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Enantioselective separation of Racemates by extraction using Chiral Metal Complexes based on modular Chiral Ligands obtained by parallel synthesis

Final Activity Report Summary - ENANTIOSEPARATIONS (Enantioselective Separation of Racemates by Extraction using Chiral Metal Complexes Based on Modular Chiral Ligands Obtained by Parallel Synthesis)

Chiral is a word obtained from the Greek 'keir', which means hand, and this word is used in chemistry to describe a molecule which cannot overlap with its mirror image, like one's left hand with his right hand. These two images are called enantiomers. In the world of pharmaceuticals, it is often important to use only one enantiomer of a compound since the other may be useless or even harmful. It is therefore important to have available methods to prepare drugs as only the 'left hand' or the 'right hand' molecules, i.e. pure enantiomers, and not both together as a mixture, i.e. racemate.

Nature is able to do this quite easily, however chemists are still learning. In 1849 Louis Pasteur, upon examination of the minuscule crystals of sodium ammonium tartrate, noticed that the crystals came in two asymmetric forms that were mirror images of one another, i.e. enantiomers. Tediously sorting the crystals by hand gave two forms of the compound. Solutions of one form rotated polarised light clockwise, while the other form rotated light counter-clockwise. An equal mix of the two, i.e. a racemate, had no polarising effect on light. Pasteur correctly deduced that the molecule in question was asymmetric and could exist in two different forms, enantiomers, which resembled one another as would left-hand and right-hand gloves. This was the first time anyone had demonstrated chiral molecules.

Since then, traditional methods for the separation of racemates included crystallisation of diastereomeric salts, chiral chromatography and enzymatic resolution. Each of these methods might have certain advantages over the other, such as efficiency, practicality, economy, etc., for a particular chiral compound. However, the selection and optimisation of the method could require considerable time and effort for each separate case and the optimised procedure might not always be general for a certain class of chiral compounds. Therefore, there is a continuous need for alternative general strategies, able to resolve racemic mixtures in a cost, time and waste saving manner. A promising methodology relies on the ability of a chiral selector to discriminate between the two enantiomers of a racemate, thus making the enantiomeric separation of racemic mixtures possible, for example, by transport across a chiral membrane, or by liquid-liquid extraction with a chiral host in the case of hydrophilic substrates. This latter protocol involves the extraction of one enantiomer into an organic phase by selective coordination to a hydrophobic selector, in order to leave the uncomplexed enantiomer in an aqueous phase. The advantage of this method is that it circumvents the use of excessive handling of solids, which is associated with classical resolution by crystallisation of diastereomeric salts and which is often, on a production scale, the slowest step in the process.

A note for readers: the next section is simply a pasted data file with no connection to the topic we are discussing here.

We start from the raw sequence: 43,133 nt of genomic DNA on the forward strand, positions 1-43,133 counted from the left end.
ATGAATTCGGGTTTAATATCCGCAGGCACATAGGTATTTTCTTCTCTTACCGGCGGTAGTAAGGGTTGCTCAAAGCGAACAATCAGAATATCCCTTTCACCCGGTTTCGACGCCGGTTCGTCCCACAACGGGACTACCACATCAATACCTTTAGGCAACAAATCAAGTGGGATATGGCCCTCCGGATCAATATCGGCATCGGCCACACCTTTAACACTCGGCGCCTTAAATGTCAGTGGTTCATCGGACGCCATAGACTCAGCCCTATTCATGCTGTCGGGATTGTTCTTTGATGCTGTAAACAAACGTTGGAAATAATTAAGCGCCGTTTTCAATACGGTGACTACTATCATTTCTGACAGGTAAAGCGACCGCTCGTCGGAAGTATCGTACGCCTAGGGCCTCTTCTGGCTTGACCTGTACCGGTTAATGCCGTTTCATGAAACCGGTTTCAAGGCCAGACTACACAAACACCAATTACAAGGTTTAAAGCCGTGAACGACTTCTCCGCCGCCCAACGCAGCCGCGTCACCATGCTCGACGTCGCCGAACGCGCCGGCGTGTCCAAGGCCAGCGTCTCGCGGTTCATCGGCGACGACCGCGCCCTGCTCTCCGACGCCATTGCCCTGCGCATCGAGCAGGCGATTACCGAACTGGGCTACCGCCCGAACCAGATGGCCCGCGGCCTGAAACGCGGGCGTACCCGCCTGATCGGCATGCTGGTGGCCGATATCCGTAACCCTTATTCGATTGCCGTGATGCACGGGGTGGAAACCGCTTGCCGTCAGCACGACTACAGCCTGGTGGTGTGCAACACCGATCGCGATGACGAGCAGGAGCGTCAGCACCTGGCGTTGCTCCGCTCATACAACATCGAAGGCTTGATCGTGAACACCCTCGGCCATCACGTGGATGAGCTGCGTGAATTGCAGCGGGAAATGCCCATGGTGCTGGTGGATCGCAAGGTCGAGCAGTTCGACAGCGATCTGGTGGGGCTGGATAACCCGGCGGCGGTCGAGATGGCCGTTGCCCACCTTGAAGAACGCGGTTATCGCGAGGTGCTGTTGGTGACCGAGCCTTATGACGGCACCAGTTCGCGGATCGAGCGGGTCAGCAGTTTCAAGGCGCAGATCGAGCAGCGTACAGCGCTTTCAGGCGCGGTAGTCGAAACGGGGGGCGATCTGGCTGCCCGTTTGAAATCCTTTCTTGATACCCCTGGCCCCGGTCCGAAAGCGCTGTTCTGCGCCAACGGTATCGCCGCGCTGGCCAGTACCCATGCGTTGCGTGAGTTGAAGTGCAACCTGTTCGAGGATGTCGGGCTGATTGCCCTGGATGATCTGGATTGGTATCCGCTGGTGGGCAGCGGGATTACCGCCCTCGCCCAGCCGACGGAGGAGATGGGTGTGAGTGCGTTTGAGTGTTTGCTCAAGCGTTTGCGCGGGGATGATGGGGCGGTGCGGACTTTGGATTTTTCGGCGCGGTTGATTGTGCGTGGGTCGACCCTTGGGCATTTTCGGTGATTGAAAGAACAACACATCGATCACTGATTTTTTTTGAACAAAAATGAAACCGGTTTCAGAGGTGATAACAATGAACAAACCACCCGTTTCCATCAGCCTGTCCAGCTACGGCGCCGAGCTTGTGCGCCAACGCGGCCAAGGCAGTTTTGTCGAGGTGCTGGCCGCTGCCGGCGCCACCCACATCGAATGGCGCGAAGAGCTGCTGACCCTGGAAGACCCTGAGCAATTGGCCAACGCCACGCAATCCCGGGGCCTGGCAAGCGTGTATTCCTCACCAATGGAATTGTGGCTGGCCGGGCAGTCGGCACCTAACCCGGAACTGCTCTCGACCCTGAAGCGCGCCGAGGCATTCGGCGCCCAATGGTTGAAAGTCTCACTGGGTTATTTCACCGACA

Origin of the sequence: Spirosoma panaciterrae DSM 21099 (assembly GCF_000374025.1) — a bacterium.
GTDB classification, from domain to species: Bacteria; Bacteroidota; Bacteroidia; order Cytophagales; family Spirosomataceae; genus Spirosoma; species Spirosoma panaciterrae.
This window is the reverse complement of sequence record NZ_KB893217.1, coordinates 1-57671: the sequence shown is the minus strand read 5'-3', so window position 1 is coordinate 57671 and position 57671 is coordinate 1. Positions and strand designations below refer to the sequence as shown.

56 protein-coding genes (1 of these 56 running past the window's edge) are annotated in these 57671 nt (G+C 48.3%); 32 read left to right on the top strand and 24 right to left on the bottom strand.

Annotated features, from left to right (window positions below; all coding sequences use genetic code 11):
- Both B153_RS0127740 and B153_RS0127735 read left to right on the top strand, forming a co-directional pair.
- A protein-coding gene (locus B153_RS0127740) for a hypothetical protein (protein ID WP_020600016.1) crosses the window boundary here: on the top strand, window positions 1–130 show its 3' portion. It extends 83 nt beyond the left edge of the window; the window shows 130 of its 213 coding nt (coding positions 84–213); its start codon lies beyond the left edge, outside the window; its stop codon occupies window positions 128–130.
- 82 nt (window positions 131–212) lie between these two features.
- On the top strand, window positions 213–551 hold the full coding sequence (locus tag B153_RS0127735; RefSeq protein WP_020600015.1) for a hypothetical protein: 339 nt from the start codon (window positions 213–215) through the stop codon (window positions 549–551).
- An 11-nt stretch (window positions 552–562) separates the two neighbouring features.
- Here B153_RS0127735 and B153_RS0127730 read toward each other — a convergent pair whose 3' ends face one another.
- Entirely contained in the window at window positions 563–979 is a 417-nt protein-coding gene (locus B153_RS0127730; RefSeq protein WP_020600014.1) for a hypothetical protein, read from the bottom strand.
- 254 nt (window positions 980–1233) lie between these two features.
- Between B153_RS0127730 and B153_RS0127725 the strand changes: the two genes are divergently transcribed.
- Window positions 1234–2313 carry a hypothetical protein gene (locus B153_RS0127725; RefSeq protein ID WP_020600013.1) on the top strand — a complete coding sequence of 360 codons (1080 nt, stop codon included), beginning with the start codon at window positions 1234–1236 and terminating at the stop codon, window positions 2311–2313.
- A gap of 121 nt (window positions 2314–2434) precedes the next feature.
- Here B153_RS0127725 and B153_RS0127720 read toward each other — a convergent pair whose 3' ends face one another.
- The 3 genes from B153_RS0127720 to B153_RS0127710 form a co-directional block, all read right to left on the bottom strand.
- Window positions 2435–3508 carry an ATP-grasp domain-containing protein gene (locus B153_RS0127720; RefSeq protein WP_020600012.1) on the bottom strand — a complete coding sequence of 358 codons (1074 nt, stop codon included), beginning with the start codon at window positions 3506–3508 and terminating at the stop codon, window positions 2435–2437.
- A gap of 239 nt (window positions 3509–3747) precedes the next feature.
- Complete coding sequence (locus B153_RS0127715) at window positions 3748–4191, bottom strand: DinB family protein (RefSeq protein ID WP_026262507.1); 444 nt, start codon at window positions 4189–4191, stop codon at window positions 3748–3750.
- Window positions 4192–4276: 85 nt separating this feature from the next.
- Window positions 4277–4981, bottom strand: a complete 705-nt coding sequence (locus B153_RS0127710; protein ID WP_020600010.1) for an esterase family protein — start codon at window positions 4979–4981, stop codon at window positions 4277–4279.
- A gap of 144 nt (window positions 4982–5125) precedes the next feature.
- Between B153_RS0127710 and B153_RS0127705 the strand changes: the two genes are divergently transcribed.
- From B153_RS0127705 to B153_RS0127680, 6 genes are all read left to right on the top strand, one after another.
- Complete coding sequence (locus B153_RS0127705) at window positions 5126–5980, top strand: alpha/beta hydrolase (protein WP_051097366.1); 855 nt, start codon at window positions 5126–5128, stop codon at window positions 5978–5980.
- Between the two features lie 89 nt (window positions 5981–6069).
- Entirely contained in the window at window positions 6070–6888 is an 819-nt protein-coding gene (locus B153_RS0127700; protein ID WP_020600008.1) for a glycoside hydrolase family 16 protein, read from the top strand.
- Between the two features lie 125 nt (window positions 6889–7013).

In this project, the efficient resolution of racemic N-benzyl alpha-amino acids was achieved by a liquid-liquid extraction process using a lipophilic chiral salen-cobalt(III) complex. As a result of the resolution by extraction, one enantiomer (S) of the N-benzyl alpha-amino acid predominated in the aqueous phase, while the other enantiomer (R) was driven into the organic phase by complexation to cobalt. The complexed amino acid (R) was then quantitatively released by a reductive, i.e. CoIII/CoII, counter-extraction. The reductive cleavage allowed for the recovery of the chiral salen-cobalt(II) complex in good yield, which could be easily re-oxidised to cobalt(III) with air/AcOH and reused with no loss of reactivity and selectivity. This methodology was also extended to the resolution of racemic N-benzyl beta3-amino acids, which were precursors of biologically important molecules including peptide mimetics and beta-lactam antibiotics.